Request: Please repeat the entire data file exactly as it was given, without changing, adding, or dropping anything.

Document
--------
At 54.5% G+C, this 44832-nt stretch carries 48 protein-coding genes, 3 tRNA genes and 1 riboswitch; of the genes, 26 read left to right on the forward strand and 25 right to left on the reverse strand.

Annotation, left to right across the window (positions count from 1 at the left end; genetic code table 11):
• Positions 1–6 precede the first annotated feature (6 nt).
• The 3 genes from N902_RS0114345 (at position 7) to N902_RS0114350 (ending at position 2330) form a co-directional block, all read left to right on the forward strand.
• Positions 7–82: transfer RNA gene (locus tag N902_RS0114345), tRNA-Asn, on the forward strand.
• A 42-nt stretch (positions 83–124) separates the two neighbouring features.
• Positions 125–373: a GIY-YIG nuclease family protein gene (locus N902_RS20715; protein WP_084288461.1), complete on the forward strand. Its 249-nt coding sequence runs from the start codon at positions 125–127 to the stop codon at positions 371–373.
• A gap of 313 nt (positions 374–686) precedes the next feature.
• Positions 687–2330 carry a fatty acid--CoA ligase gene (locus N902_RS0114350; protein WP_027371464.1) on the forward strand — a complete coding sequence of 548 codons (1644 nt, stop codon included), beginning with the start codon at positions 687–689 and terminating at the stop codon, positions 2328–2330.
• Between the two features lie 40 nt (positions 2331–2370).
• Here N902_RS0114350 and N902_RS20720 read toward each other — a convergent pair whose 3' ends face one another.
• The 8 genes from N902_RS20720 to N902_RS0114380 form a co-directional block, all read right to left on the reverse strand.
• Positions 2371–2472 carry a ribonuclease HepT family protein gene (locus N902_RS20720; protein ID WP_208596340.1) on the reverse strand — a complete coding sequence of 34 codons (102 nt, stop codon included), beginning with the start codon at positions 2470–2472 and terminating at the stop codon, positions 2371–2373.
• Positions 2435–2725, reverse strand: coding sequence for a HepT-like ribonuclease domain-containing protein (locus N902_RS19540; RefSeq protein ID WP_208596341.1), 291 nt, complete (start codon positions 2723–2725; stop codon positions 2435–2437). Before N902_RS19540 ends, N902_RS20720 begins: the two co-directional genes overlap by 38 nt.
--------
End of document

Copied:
At 54.5% G+C, this 44832-nt stretch carries 48 protein-coding genes, 3 tRNA genes and 1 riboswitch; of the genes, 26 read left to right on the forward strand and 25 right to left on the reverse strand.

Annotation, left to right across the window (positions count from 1 at the left end; genetic code table 11):
• Positions 1–6 precede the first annotated feature (6 nt).
• The 3 genes from N902_RS0114345 (at position 7) to N902_RS0114350 (ending at position 2330) form a co-directional block, all read left to right on the forward strand.
• Positions 7–82: transfer RNA gene (locus tag N902_RS0114345), tRNA-Asn, on the forward strand.
• A 42-nt stretch (positions 83–124) separates the two neighbouring features.
• Positions 125–373: a GIY-YIG nuclease family protein gene (locus N902_RS20715; protein WP_084288461.1), complete on the forward strand. Its 249-nt coding sequence runs from the start codon at positions 125–127 to the stop codon at positions 371–373.
• A gap of 313 nt (positions 374–686) precedes the next feature.
• Positions 687–2330 carry a fatty acid--CoA ligase gene (locus N902_RS0114350; protein WP_027371464.1) on the forward strand — a complete coding sequence of 548 codons (1644 nt, stop codon included), beginning with the start codon at positions 687–689 and terminating at the stop codon, positions 2328–2330.
• Between the two features lie 40 nt (positions 2331–2370).
• Here N902_RS0114350 and N902_RS20720 read toward each other — a convergent pair whose 3' ends face one another.
• The 8 genes from N902_RS20720 to N902_RS0114380 form a co-directional block, all read right to left on the reverse strand.
• Positions 2371–2472 carry a ribonuclease HepT family protein gene (locus N902_RS20720; protein ID WP_208596340.1) on the reverse strand — a complete coding sequence of 34 codons (102 nt, stop codon included), beginning with the start codon at positions 2470–2472 and terminating at the stop codon, positions 2371–2373.
• Positions 2435–2725, reverse strand: coding sequence for a HepT-like ribonuclease domain-containing protein (locus N902_RS19540; RefSeq protein ID WP_208596341.1), 291 nt, complete (start codon positions 2723–2725; stop codon positions 2435–2437). Before N902_RS19540 ends, N902_RS20720 begins: the two co-directional genes overlap by 38 nt.